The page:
This instalment of Write On!, our periodic compilation of calls for papers, includes calls for contribution tothe Hague Yearbook of International Law, as follows:
► The Hague Yearbook of International Law is now receiving submissions for publication in its upcoming volume.The Hague Yearbook of International Law is an internationally recognized journal with a wide-ranging and in-depth focus on various issues of international law. It aims to offer a platform for review of new developments in the field of international law. In addition, it devotes attention to developments in the international law institutions based in the international City of Peace and Justice, The Hague. Submissions on any issues of public or private international law in either English or French language are welcomed. The Editorial Board will select articles based on their quality and relevance. Selected papers will be subject to peer-review before publication. Most published papers are around 15,000 words, but shorter and longer pieces may also be accepted. Submissions should follow the OSCOLA style guide and should be sent to email@example.com before midnight on 1 May 2021. For more information, please click here.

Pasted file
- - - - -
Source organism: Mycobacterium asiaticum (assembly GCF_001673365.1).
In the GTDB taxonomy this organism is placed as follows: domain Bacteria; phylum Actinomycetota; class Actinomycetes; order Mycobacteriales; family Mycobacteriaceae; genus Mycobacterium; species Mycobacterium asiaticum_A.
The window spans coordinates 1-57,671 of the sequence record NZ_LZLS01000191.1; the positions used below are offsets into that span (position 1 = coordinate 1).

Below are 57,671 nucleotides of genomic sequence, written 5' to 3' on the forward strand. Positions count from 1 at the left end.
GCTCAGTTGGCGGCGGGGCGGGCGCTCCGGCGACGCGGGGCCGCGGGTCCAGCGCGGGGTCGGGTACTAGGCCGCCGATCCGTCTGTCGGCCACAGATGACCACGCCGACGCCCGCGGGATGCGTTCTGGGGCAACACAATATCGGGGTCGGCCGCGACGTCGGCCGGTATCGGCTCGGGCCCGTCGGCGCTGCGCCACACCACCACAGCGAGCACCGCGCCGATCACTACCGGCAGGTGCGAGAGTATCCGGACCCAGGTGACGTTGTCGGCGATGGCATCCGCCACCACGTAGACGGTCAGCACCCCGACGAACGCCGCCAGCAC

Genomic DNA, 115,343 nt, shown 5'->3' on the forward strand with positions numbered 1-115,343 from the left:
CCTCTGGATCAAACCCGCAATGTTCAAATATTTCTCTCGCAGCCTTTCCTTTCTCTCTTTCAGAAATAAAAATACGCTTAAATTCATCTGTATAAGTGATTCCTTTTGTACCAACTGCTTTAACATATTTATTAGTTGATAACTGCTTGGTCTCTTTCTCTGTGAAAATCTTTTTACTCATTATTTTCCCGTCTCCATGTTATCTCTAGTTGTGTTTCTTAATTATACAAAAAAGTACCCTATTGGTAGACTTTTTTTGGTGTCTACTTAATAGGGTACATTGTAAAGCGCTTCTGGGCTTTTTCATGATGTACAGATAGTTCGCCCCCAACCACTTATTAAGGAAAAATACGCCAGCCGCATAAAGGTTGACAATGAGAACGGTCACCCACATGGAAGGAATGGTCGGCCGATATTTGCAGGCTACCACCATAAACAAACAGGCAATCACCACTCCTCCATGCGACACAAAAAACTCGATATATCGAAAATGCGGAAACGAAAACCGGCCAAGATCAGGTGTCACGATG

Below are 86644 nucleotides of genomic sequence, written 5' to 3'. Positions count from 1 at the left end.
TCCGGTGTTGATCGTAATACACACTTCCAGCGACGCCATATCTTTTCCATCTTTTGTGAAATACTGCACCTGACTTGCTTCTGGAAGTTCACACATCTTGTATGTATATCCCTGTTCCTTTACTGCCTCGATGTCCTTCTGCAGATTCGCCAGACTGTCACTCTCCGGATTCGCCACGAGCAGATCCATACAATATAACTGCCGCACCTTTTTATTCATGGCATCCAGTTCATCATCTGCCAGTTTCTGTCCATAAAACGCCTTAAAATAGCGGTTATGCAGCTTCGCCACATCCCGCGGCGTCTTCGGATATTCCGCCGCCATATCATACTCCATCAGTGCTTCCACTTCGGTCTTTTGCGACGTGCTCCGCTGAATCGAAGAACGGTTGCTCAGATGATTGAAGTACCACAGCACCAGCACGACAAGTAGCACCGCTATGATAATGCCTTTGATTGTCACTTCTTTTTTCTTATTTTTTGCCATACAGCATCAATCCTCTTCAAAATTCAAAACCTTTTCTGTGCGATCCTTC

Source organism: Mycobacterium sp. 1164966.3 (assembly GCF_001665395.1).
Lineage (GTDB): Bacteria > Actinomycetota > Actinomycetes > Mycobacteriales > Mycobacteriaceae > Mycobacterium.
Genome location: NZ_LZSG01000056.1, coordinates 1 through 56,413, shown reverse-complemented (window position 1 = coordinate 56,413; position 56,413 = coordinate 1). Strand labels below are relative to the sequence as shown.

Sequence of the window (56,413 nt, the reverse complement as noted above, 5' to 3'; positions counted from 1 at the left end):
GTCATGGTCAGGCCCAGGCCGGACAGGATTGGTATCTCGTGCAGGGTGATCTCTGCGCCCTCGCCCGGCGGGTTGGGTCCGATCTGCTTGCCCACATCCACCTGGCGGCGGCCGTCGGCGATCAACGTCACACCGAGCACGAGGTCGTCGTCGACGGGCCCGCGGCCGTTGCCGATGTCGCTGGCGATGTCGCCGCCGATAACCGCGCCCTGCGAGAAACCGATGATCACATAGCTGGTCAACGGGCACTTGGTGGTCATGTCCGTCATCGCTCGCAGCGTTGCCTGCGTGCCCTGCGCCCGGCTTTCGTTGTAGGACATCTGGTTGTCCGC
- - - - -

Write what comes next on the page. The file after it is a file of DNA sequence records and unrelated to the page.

Go On! makes note of interesting conferences, lectures, and similar events.
► The Centre for Applied Human Rights announced open registration for The Istanbul Convention in Turkey, past, present and future in action, which will be held on online on March 31, 2021, from 3:00 – 4:30 PDT . The event will consist of three presentations and a Q & A. The past impact and uncertain future of the Istanbul Convention will be at the heart of the legal analyses provided by three Turkish experts, from the point of view of victim-support activities, gender-based lawyering and of constitutional law. Click here for details and registration.
For our readers interested in the International Criminal Court, I am posting information about an upcoming event on the ICC Ongwen case, on Wednesday, March 24, from noon – 1:00 p.m. EST. The event will be co-hosted by Dr. Julie Fraser (Utrecht University, Netherlands) and yours truly, and it will feature Sarah Kihika Kasande, International Centre for Transitional Justice, Kjell Anderson, University of Manitoba, Grace Acan, Co-Founder of Women’s Survivors’ Group in Northern Uganda, Adina Nistor, University of Groningen, and Dov Jacobs, Leiden University.